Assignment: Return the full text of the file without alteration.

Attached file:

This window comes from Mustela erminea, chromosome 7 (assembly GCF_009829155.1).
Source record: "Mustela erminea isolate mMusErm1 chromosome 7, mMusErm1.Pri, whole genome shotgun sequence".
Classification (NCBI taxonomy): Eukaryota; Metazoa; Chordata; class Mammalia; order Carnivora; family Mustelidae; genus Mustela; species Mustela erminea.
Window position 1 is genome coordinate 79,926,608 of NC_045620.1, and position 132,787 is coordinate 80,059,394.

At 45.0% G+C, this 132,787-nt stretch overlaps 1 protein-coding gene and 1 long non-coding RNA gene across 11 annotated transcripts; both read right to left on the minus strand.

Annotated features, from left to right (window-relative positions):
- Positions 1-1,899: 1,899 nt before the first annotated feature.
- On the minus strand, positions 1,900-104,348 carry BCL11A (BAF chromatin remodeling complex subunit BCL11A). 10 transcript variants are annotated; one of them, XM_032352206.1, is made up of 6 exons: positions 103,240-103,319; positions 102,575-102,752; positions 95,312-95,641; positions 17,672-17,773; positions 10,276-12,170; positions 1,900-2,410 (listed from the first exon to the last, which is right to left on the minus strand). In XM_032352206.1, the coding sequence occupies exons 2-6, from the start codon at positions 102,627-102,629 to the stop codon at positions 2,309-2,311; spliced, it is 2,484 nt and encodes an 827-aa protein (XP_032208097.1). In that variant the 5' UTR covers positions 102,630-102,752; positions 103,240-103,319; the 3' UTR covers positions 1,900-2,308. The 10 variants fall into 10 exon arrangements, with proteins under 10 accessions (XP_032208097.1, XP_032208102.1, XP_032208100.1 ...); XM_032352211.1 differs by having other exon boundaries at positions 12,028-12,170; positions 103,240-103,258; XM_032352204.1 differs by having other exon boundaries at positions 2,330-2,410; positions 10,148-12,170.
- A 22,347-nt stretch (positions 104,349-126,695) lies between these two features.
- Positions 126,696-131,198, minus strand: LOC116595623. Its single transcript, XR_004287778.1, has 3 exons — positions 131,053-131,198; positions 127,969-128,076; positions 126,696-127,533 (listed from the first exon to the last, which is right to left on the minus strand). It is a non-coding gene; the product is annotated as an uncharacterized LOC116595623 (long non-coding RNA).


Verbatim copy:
This window comes from Mustela erminea, chromosome 7 (assembly GCF_009829155.1).
Source record: "Mustela erminea isolate mMusErm1 chromosome 7, mMusErm1.Pri, whole genome shotgun sequence".
Classification (NCBI taxonomy): Eukaryota; Metazoa; Chordata; class Mammalia; order Carnivora; family Mustelidae; genus Mustela; species Mustela erminea.
Window position 1 is genome coordinate 79,926,608 of NC_045620.1, and position 132,787 is coordinate 80,059,394.

At 45.0% G+C, this 132,787-nt stretch overlaps 1 protein-coding gene and 1 long non-coding RNA gene across 11 annotated transcripts; both read right to left on the minus strand.

Annotated features, from left to right (window-relative positions):
- Positions 1-1,899: 1,899 nt before the first annotated feature.
- On the minus strand, positions 1,900-104,348 carry BCL11A (BAF chromatin remodeling complex subunit BCL11A). 10 transcript variants are annotated; one of them, XM_032352206.1, is made up of 6 exons: positions 103,240-103,319; positions 102,575-102,752; positions 95,312-95,641; positions 17,672-17,773; positions 10,276-12,170; positions 1,900-2,410 (listed from the first exon to the last, which is right to left on the minus strand). In XM_032352206.1, the coding sequence occupies exons 2-6, from the start codon at positions 102,627-102,629 to the stop codon at positions 2,309-2,311; spliced, it is 2,484 nt and encodes an 827-aa protein (XP_032208097.1). In that variant the 5' UTR covers positions 102,630-102,752; positions 103,240-103,319; the 3' UTR covers positions 1,900-2,308. The 10 variants fall into 10 exon arrangements, with proteins under 10 accessions (XP_032208097.1, XP_032208102.1, XP_032208100.1 ...); XM_032352211.1 differs by having other exon boundaries at positions 12,028-12,170; positions 103,240-103,258; XM_032352204.1 differs by having other exon boundaries at positions 2,330-2,410; positions 10,148-12,170.
- A 22,347-nt stretch (positions 104,349-126,695) lies between these two features.
- Positions 126,696-131,198, minus strand: LOC116595623. Its single transcript, XR_004287778.1, has 3 exons — positions 131,053-131,198; positions 127,969-128,076; positions 126,696-127,533 (listed from the first exon to the last, which is right to left on the minus strand). It is a non-coding gene; the product is annotated as an uncharacterized LOC116595623 (long non-coding RNA).